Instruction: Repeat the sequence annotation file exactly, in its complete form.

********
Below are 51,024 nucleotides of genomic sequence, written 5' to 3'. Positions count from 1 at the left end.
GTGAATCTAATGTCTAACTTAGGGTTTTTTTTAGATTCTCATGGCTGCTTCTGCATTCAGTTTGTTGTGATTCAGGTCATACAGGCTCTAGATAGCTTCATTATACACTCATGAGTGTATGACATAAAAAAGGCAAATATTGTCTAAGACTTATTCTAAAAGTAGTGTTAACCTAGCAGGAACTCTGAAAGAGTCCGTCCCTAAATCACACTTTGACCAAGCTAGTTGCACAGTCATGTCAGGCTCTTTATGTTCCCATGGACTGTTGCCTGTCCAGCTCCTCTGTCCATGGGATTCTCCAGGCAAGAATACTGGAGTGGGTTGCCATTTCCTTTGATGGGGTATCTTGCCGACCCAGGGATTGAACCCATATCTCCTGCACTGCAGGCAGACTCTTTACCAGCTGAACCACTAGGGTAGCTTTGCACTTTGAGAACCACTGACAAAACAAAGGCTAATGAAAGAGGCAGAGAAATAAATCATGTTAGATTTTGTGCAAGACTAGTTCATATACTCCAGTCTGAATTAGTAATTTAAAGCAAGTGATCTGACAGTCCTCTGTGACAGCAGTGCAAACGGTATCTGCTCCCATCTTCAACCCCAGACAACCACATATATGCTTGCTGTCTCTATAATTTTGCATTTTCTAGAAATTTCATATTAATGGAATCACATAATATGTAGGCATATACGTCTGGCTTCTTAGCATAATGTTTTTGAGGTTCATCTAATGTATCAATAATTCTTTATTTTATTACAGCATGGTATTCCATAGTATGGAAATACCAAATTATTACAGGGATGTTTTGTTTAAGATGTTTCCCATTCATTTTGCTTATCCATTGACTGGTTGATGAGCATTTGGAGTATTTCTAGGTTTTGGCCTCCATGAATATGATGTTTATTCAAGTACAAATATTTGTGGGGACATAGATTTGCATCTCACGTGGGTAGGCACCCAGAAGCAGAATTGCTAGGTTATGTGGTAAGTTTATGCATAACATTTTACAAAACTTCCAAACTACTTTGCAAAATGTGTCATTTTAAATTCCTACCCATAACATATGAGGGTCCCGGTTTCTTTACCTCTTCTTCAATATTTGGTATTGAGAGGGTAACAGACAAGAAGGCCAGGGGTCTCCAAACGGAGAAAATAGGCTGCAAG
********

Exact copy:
Below are 51,024 nucleotides of genomic sequence, written 5' to 3'. Positions count from 1 at the left end.
GTGAATCTAATGTCTAACTTAGGGTTTTTTTTAGATTCTCATGGCTGCTTCTGCATTCAGTTTGTTGTGATTCAGGTCATACAGGCTCTAGATAGCTTCATTATACACTCATGAGTGTATGACATAAAAAAGGCAAATATTGTCTAAGACTTATTCTAAAAGTAGTGTTAACCTAGCAGGAACTCTGAAAGAGTCCGTCCCTAAATCACACTTTGACCAAGCTAGTTGCACAGTCATGTCAGGCTCTTTATGTTCCCATGGACTGTTGCCTGTCCAGCTCCTCTGTCCATGGGATTCTCCAGGCAAGAATACTGGAGTGGGTTGCCATTTCCTTTGATGGGGTATCTTGCCGACCCAGGGATTGAACCCATATCTCCTGCACTGCAGGCAGACTCTTTACCAGCTGAACCACTAGGGTAGCTTTGCACTTTGAGAACCACTGACAAAACAAAGGCTAATGAAAGAGGCAGAGAAATAAATCATGTTAGATTTTGTGCAAGACTAGTTCATATACTCCAGTCTGAATTAGTAATTTAAAGCAAGTGATCTGACAGTCCTCTGTGACAGCAGTGCAAACGGTATCTGCTCCCATCTTCAACCCCAGACAACCACATATATGCTTGCTGTCTCTATAATTTTGCATTTTCTAGAAATTTCATATTAATGGAATCACATAATATGTAGGCATATACGTCTGGCTTCTTAGCATAATGTTTTTGAGGTTCATCTAATGTATCAATAATTCTTTATTTTATTACAGCATGGTATTCCATAGTATGGAAATACCAAATTATTACAGGGATGTTTTGTTTAAGATGTTTCCCATTCATTTTGCTTATCCATTGACTGGTTGATGAGCATTTGGAGTATTTCTAGGTTTTGGCCTCCATGAATATGATGTTTATTCAAGTACAAATATTTGTGGGGACATAGATTTGCATCTCACGTGGGTAGGCACCCAGAAGCAGAATTGCTAGGTTATGTGGTAAGTTTATGCATAACATTTTACAAAACTTCCAAACTACTTTGCAAAATGTGTCATTTTAAATTCCTACCCATAACATATGAGGGTCCCGGTTTCTTTACCTCTTCTTCAATATTTGGTATTGAGAGGGTAACAGACAAGAAGGCCAGGGGTCTCCAAACGGAGAAAATAGGCTGCAAG